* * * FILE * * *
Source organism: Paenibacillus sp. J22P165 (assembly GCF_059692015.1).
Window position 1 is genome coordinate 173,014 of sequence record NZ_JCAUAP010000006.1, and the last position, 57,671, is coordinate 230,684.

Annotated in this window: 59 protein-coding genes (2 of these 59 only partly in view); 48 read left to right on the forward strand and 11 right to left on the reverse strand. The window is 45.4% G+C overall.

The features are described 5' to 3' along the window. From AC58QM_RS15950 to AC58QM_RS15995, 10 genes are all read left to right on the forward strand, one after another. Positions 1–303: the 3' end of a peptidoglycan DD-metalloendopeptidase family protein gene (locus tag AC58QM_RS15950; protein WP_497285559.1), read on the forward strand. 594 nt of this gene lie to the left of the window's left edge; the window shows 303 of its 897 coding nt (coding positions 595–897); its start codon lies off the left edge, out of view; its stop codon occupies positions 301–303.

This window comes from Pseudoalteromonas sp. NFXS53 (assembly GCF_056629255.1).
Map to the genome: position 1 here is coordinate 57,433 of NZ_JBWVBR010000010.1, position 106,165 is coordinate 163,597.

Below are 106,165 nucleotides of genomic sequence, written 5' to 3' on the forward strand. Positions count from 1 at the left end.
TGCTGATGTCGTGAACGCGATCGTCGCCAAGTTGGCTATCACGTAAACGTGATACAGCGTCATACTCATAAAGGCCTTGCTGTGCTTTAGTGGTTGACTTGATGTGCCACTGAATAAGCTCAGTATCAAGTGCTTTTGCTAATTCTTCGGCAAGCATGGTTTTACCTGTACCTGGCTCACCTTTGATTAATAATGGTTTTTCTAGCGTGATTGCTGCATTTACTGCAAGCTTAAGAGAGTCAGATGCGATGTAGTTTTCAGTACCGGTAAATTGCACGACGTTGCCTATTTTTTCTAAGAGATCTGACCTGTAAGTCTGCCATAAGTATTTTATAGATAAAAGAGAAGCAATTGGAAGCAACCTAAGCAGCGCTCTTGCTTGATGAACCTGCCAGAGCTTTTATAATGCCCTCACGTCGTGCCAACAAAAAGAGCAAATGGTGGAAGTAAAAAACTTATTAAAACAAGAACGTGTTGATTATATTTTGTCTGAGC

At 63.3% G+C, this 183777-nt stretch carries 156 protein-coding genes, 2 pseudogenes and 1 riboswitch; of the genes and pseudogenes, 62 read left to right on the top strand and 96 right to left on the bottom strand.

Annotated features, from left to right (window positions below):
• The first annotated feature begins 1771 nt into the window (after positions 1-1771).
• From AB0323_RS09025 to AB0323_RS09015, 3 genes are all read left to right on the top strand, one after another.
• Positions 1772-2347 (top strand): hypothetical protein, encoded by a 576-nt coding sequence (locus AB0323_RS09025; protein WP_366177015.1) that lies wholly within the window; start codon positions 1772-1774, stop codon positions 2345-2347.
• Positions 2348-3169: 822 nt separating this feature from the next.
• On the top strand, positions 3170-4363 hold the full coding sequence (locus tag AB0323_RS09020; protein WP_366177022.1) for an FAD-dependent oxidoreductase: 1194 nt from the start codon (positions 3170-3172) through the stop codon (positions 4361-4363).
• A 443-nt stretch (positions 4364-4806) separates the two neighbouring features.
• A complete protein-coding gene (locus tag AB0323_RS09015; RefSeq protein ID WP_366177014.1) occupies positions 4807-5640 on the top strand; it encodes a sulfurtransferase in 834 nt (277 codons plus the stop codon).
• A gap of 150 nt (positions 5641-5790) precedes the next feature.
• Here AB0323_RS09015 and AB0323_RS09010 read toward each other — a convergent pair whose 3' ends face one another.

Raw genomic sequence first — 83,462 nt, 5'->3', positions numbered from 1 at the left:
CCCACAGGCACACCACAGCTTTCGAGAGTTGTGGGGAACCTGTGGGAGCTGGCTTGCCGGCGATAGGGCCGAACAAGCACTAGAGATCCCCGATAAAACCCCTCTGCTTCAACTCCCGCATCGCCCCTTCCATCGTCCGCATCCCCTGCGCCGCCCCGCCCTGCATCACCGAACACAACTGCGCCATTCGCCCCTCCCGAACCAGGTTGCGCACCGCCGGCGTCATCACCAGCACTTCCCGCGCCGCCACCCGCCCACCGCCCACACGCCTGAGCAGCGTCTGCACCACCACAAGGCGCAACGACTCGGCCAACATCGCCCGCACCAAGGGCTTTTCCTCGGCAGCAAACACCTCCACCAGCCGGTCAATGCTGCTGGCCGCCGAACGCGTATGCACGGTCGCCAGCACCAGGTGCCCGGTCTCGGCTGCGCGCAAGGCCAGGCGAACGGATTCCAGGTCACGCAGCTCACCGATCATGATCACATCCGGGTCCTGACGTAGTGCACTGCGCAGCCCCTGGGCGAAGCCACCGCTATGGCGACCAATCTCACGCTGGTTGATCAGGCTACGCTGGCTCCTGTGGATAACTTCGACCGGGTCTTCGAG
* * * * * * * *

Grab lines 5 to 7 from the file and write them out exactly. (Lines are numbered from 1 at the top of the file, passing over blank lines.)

This window comes from Pseudoalteromonas sp. NFXS53 (assembly GCF_056629255.1).
Map to the genome: position 1 here is coordinate 57,433 of NZ_JBWVBR010000010.1, position 106,165 is coordinate 163,597.

Below are 106,165 nucleotides of genomic sequence, written 5' to 3' on the forward strand. Positions count from 1 at the left end.